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Singapore officials have warned people chasing digital investment opportunities to exercise caution and participate ‘responsibly’. Photo: Dreamstime/TNS

Singapore officials urges caution on cryptocurrencies after scams raise questions in parliament

  • Singapore has expressed a desire to become a hub for cryptocurrency and financial technology, but officials are proceeding with caution
  • MPs have warned of Singaporeans losing tens of thousands of dollars to scams such as one ‘gaming craze’ called Neko Inu
Singapore officials warned people chasing digital investment opportunities such as non-fungible tokens and metaverse assets to exercise caution and participate “responsibly” – a recommendation that mirrors the city state’s own balancing act as it promises to embrace cryptocurrency, but in a measured way.

Singapore’s government is “closely studying” the characteristics and risks of technologies such as blockchain, decentralised finance, NFTs and the metaverse, Minister for Communications and Information S Iswaran wrote in a reply to a question from parliament member Yip Hon Weng.

“Similar to the physical world, the government will seek to balance between promoting economic vitality, preserving social stability and protecting public security in the digital domain,” Iswaran said. He called on individuals and companies to “play their part by participating responsibly in the metaverse.”

Bitcoin is one of the best-known and widely traded cryptocurrencies. Photo: AFP

Singapore officials have expressed a desire for the nation to become a hub for cryptocurrency and financial technology, and numerous companies in the sector have set up regional or global headquarters there.

However, it is also approaching the emerging technology with caution: few applications for licences to operate a regulated cryptocurrency business have been approved, and the vetting process has taken longer than expected. Among companies that failed to secure a coveted permit was an affiliate of Binance Holdings Ltd., the world’s largest cryptocurrency exchange.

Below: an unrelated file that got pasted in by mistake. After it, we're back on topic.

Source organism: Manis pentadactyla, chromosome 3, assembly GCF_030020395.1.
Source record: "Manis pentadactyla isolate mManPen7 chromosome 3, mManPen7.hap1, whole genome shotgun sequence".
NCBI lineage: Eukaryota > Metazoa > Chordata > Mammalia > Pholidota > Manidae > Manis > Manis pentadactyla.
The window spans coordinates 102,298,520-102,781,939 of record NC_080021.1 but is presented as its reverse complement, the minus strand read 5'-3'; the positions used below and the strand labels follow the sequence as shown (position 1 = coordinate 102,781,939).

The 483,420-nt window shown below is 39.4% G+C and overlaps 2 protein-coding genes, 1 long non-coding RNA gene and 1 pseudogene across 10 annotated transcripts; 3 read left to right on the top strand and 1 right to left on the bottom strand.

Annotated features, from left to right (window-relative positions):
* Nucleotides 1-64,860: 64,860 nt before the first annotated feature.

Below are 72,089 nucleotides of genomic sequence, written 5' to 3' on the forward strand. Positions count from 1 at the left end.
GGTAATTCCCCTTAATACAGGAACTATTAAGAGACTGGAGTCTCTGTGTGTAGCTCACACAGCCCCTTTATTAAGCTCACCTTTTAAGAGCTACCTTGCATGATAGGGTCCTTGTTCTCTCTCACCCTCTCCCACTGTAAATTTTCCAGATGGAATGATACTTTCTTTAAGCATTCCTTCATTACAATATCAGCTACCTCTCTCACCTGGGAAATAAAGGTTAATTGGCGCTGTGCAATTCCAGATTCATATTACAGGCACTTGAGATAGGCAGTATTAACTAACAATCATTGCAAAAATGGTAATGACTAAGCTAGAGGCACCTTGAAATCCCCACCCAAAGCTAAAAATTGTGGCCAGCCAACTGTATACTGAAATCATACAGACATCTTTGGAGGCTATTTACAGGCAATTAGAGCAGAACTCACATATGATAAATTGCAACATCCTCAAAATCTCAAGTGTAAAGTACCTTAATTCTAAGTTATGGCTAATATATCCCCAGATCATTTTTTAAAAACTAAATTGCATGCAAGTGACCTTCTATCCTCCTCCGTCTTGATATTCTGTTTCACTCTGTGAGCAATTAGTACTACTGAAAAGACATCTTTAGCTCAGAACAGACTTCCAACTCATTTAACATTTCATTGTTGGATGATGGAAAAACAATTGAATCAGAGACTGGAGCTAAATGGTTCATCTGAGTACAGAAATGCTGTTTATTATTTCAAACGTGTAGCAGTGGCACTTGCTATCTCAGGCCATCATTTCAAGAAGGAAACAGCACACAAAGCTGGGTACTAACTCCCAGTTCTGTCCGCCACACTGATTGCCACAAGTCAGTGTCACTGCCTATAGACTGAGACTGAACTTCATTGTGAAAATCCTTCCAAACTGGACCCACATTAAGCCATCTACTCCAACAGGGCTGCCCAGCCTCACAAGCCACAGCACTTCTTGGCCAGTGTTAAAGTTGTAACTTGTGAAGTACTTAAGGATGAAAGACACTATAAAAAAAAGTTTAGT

In Asia’s virtual future, will one metaverse emerge to rule them all?

Singapore’s efforts to tame cryptocurrency risks come against the backdrop of regulators worldwide moving to exercise greater control over the sector. In Hong Kong, authorities are shifting from an “opt-in” approach to cryptocurrency exchanges to a fully regulated regime.

MP Shahira Abdullah said Singaporeans had lost more than S$100,000 (US$73,900) on one “gaming craze” called Neko Inu, without specifying whether that was an aggregate amount. She asked Home Affairs Minister K Shanmugam “what is being done to educate and protect youths from falling prey to cryptocurrency game scams”.

“When transacting with cryptocurrencies, we urge the public to only deal with entities that are regulated by” the Monetary Authority of Singapore, Shanmugam wrote in a reply on Tuesday. “Members of the public should also practice healthy scepticism to ask, check and confirm before making any transactions on cryptocurrency-related platforms, whether they be investment-related, or for online games.”